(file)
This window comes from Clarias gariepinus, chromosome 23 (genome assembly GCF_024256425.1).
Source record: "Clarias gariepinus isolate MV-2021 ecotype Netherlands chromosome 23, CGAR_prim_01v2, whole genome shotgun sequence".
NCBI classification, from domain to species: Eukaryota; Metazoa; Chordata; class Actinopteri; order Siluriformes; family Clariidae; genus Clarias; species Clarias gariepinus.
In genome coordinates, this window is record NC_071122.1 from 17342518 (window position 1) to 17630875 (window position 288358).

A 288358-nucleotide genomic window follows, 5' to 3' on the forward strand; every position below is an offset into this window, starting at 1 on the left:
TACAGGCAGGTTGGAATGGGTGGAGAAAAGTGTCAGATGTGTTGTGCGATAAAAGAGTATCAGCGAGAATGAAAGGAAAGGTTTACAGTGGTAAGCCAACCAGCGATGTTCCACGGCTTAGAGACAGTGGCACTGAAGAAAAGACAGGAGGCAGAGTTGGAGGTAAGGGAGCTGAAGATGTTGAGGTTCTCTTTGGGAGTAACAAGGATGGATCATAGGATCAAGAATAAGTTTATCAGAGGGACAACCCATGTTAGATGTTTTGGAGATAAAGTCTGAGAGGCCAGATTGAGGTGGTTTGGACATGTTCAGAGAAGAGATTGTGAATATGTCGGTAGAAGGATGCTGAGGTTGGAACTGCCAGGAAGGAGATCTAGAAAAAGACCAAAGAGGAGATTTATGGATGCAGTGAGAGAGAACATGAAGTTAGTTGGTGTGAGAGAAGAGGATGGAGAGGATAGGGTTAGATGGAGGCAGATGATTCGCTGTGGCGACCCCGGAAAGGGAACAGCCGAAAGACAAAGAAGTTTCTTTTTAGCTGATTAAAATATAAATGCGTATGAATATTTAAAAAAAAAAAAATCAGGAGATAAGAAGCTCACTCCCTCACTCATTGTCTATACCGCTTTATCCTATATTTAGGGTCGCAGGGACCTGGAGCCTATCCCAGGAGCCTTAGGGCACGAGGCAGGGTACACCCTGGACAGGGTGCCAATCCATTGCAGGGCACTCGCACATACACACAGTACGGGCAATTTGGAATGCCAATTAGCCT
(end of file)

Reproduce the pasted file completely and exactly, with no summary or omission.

This window comes from Clarias gariepinus, chromosome 23 (genome assembly GCF_024256425.1).
Source record: "Clarias gariepinus isolate MV-2021 ecotype Netherlands chromosome 23, CGAR_prim_01v2, whole genome shotgun sequence".
NCBI classification, from domain to species: Eukaryota; Metazoa; Chordata; class Actinopteri; order Siluriformes; family Clariidae; genus Clarias; species Clarias gariepinus.
In genome coordinates, this window is record NC_071122.1 from 17342518 (window position 1) to 17630875 (window position 288358).

A 288358-nucleotide genomic window follows, 5' to 3' on the forward strand; every position below is an offset into this window, starting at 1 on the left:
TACAGGCAGGTTGGAATGGGTGGAGAAAAGTGTCAGATGTGTTGTGCGATAAAAGAGTATCAGCGAGAATGAAAGGAAAGGTTTACAGTGGTAAGCCAACCAGCGATGTTCCACGGCTTAGAGACAGTGGCACTGAAGAAAAGACAGGAGGCAGAGTTGGAGGTAAGGGAGCTGAAGATGTTGAGGTTCTCTTTGGGAGTAACAAGGATGGATCATAGGATCAAGAATAAGTTTATCAGAGGGACAACCCATGTTAGATGTTTTGGAGATAAAGTCTGAGAGGCCAGATTGAGGTGGTTTGGACATGTTCAGAGAAGAGATTGTGAATATGTCGGTAGAAGGATGCTGAGGTTGGAACTGCCAGGAAGGAGATCTAGAAAAAGACCAAAGAGGAGATTTATGGATGCAGTGAGAGAGAACATGAAGTTAGTTGGTGTGAGAGAAGAGGATGGAGAGGATAGGGTTAGATGGAGGCAGATGATTCGCTGTGGCGACCCCGGAAAGGGAACAGCCGAAAGACAAAGAAGTTTCTTTTTAGCTGATTAAAATATAAATGCGTATGAATATTTAAAAAAAAAAAAATCAGGAGATAAGAAGCTCACTCCCTCACTCATTGTCTATACCGCTTTATCCTATATTTAGGGTCGCAGGGACCTGGAGCCTATCCCAGGAGCCTTAGGGCACGAGGCAGGGTACACCCTGGACAGGGTGCCAATCCATTGCAGGGCACTCGCACATACACACAGTACGGGCAATTTGGAATGCCAATTAGCCT